Friday, June 11, 2010

Do not miss Working Group's Odyssues, Iowa

by Matthew Falduto

Working Group - When people ask me why I live in the Iowa City area, I always talk about the theatre opportunities here. If you're a reader of this blog you know how incredible our theatre community is. So many different experiences await you in this town. I've seen a lot of unique theatre in my nearly 20 years in Iowa, but tonight's performance of Odysseus, Iowa by Working Group was the first time I'd ever experienced theatre where the landscape of Iowa was an important character. The play is performed in various locations on a farm. This is promenade theatre, where the audience follows the action to different areas. When was the last time you've been to promenade theatre? That's what I thought. Go or you'll regret it!

The story is a familiar one, very loosely based on the epic poem The Odyssey by Homer. We follow the heroic journey of Odie (Martin Andrews), who has lost his love, Penny (Maggie Blake), in a flood and must traverse many obstacles to find her. Odie is accompanied on his journey by John (John Watkins), a troubadour who plays the guitar. It's a search for love, but of course there's a modern twist at the end that might fly over the heads of the kids, though was much appreciated by the adult audience, I'm sure.

All of the actors embrace the witty and sometimes farcical material, from Andrews' sincerely lovelorn hero to Watkins' laid back singer, who also composed the original music he played for the show. Brian Quijada and Luke Schares shine in all of their supporting roles, but especially so as the SloMos, two frat boys who have been scavenging stuff from the flood. The script, written by Jennifer Fawcett and Sean Christopher Lewis, is tight and moves us quickly through the action. There is not a flaw in the show and when it was over after a brief 60 minutes or so, I wanted more.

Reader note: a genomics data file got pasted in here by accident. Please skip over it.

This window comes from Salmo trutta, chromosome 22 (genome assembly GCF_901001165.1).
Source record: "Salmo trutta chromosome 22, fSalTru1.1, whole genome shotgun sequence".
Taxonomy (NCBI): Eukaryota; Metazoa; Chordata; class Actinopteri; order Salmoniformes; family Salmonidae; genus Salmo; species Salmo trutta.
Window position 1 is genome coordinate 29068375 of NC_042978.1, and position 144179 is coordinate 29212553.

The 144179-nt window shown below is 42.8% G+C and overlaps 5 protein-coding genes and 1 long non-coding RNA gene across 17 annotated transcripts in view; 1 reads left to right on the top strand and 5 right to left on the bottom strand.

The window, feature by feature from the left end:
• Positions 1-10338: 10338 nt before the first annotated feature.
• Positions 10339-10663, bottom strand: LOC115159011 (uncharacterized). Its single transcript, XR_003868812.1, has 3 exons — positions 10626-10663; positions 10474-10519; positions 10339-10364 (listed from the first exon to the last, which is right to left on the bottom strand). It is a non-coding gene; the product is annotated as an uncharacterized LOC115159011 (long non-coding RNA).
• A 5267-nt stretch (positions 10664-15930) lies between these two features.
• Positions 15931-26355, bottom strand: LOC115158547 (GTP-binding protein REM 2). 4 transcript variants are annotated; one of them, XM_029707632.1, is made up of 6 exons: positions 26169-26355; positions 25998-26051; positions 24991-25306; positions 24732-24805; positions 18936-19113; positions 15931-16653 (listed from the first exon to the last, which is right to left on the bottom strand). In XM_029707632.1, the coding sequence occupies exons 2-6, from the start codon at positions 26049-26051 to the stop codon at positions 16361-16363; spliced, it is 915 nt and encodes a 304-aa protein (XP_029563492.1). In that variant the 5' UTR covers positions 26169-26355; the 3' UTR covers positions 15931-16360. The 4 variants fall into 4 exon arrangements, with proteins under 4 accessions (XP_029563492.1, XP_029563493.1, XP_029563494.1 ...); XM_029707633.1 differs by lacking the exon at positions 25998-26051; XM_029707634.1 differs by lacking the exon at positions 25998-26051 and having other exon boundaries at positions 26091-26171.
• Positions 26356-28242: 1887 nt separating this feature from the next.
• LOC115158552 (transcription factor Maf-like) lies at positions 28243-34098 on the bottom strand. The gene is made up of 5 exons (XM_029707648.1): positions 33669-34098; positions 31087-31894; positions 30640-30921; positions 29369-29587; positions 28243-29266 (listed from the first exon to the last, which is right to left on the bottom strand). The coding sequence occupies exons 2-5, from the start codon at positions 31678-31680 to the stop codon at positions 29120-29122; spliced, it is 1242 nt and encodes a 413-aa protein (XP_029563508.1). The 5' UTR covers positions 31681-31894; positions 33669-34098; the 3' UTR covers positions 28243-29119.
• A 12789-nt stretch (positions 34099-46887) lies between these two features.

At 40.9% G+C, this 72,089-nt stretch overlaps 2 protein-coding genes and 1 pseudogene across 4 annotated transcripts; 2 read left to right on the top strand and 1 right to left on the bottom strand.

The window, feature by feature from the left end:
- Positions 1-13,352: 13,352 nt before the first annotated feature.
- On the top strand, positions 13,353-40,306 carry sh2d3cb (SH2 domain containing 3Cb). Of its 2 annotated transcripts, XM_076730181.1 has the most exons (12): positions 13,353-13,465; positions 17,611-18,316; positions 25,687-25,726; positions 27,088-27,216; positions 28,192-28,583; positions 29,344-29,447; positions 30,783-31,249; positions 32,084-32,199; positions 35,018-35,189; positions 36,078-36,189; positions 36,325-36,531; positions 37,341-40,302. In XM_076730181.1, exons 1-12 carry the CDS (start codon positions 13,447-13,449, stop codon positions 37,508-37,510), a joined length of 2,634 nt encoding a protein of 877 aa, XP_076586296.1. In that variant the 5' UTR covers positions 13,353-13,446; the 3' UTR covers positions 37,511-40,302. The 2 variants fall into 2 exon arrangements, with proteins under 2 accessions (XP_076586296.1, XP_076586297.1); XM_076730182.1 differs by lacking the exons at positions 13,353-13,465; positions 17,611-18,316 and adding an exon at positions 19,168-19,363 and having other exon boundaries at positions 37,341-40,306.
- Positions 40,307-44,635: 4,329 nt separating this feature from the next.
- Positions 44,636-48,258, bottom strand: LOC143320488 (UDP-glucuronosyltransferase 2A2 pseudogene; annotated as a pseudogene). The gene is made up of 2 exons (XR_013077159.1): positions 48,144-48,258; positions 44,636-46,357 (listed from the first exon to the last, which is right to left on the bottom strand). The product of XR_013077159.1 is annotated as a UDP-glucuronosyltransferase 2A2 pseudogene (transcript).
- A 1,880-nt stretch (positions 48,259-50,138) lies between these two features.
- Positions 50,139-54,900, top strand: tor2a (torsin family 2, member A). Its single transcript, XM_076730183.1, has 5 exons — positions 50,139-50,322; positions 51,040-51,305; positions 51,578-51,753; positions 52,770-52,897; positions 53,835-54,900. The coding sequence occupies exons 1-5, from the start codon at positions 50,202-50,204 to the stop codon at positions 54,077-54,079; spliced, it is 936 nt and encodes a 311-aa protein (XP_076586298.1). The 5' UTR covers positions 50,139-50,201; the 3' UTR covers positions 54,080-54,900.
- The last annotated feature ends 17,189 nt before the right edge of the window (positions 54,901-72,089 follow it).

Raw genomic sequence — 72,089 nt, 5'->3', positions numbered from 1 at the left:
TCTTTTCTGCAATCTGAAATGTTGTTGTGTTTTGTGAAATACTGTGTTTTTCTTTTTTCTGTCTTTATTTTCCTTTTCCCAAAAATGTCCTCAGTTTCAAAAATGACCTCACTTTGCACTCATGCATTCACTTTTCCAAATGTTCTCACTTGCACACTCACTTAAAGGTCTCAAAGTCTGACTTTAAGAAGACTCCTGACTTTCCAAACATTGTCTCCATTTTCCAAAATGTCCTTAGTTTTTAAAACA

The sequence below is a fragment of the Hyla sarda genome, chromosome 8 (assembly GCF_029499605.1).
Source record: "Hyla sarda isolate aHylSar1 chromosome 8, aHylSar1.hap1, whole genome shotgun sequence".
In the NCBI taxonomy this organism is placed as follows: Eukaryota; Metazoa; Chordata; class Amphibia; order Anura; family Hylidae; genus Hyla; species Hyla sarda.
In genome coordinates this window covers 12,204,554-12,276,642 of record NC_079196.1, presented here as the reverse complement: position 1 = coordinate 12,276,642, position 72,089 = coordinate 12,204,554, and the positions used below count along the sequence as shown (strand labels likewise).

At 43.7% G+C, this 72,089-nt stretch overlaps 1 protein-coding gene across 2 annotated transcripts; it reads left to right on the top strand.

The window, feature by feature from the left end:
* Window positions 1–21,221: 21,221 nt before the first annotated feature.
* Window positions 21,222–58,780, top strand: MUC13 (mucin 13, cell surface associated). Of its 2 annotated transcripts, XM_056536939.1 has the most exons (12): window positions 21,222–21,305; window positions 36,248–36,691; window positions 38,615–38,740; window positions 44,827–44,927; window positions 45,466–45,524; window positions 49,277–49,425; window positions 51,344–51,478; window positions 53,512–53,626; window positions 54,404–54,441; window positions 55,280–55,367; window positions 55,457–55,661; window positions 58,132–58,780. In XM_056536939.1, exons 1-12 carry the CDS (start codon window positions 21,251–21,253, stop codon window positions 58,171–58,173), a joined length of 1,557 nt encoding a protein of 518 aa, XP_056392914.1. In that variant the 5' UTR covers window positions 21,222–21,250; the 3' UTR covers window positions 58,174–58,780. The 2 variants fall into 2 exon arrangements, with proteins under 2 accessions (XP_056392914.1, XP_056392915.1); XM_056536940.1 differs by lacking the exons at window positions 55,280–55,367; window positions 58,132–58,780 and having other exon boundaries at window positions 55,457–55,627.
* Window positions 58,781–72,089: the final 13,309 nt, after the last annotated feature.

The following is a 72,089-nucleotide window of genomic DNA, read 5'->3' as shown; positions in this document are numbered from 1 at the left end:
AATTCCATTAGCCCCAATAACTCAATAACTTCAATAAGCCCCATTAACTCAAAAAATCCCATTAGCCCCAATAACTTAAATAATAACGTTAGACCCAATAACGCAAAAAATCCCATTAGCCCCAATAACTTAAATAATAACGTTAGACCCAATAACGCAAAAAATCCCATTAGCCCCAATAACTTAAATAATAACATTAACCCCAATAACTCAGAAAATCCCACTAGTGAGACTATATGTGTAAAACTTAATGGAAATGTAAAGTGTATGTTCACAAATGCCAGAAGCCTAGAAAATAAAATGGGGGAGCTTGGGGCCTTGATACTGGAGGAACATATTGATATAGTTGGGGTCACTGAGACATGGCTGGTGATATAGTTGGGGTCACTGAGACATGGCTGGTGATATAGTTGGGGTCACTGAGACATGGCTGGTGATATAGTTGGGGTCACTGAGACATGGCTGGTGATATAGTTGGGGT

But what's truly unique about Odysseus, Iowa is how Iowa's landscape became a character in the show. The play opens with Odie looking for Penny, who we see off in the distance in a beautiful green field, before she disappears into the distance. It's a stunningly beautiful theatrical moment that is possible only because of the location. As we follow Odie and John on their journey, different character leap out of small buildings or pontificate from atop a wooden structure. The climax of the play occurs in a barn-like building with a hard concrete floor. Every last bit of humidity of the evening was locked in there with us, but it was the perfect setting for this final encounter with the most feared creature, the Cyclops. (And fortunately, we got to leave the furnace building before too long.) Every setting was carefully chosen for maximum impact. This is bold, original theatre that challenges convention.

My nine-year-old daughter accompanied me to the show and she loved it. This is a perfect show to take your kids to see. It's a wonderful story, with honest and genuine performances, amidst a beautiful setting. I can't recommend it enough. It's not as far out there in the country as you think it is. Here are the directions:

Take Highway 1 to the southwest of Iowa City towards Kalona. Take a left on to Maier Avenue (gravel) which takes an S curve and winds past a small subdivision (on your left.) At the first intersection, take a right onto Osage. The Country Camp will be on your right - it's the only property on the road. Please park on the road (don’t go too far onto the side – the ditch is deep!)

There's only one more show - tomorrow night at 7 pm. Don't miss it!

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